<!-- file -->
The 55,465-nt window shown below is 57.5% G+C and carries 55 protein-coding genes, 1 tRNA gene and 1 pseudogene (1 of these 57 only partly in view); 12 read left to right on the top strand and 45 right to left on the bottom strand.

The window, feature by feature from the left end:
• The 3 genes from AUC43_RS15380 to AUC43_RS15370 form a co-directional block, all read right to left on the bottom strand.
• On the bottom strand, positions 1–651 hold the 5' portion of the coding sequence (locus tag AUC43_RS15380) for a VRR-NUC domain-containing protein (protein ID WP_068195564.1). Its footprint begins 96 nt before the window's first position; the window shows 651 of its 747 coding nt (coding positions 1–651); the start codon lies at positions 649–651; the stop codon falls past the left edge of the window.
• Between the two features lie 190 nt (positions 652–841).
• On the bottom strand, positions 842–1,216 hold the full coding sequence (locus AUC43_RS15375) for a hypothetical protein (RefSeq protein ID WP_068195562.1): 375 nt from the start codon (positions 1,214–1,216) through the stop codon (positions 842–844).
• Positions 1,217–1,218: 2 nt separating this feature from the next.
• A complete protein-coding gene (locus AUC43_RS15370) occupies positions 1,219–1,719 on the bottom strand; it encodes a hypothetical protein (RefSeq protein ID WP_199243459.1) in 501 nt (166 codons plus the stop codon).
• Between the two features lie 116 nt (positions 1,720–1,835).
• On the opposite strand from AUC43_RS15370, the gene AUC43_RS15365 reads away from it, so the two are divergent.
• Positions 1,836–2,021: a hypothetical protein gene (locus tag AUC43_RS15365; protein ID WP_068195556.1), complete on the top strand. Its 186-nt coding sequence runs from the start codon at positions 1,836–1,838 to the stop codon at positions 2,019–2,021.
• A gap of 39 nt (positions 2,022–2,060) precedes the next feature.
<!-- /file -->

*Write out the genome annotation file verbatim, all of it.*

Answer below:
The 55,465-nt window shown below is 57.5% G+C and carries 55 protein-coding genes, 1 tRNA gene and 1 pseudogene (1 of these 57 only partly in view); 12 read left to right on the top strand and 45 right to left on the bottom strand.

The window, feature by feature from the left end:
• The 3 genes from AUC43_RS15380 to AUC43_RS15370 form a co-directional block, all read right to left on the bottom strand.
• On the bottom strand, positions 1–651 hold the 5' portion of the coding sequence (locus tag AUC43_RS15380) for a VRR-NUC domain-containing protein (protein ID WP_068195564.1). Its footprint begins 96 nt before the window's first position; the window shows 651 of its 747 coding nt (coding positions 1–651); the start codon lies at positions 649–651; the stop codon falls past the left edge of the window.
• Between the two features lie 190 nt (positions 652–841).
• On the bottom strand, positions 842–1,216 hold the full coding sequence (locus AUC43_RS15375) for a hypothetical protein (RefSeq protein ID WP_068195562.1): 375 nt from the start codon (positions 1,214–1,216) through the stop codon (positions 842–844).
• Positions 1,217–1,218: 2 nt separating this feature from the next.
• A complete protein-coding gene (locus AUC43_RS15370) occupies positions 1,219–1,719 on the bottom strand; it encodes a hypothetical protein (RefSeq protein ID WP_199243459.1) in 501 nt (166 codons plus the stop codon).
• Between the two features lie 116 nt (positions 1,720–1,835).
• On the opposite strand from AUC43_RS15370, the gene AUC43_RS15365 reads away from it, so the two are divergent.
• Positions 1,836–2,021: a hypothetical protein gene (locus tag AUC43_RS15365; protein ID WP_068195556.1), complete on the top strand. Its 186-nt coding sequence runs from the start codon at positions 1,836–1,838 to the stop codon at positions 2,019–2,021.
• A gap of 39 nt (positions 2,022–2,060) precedes the next feature.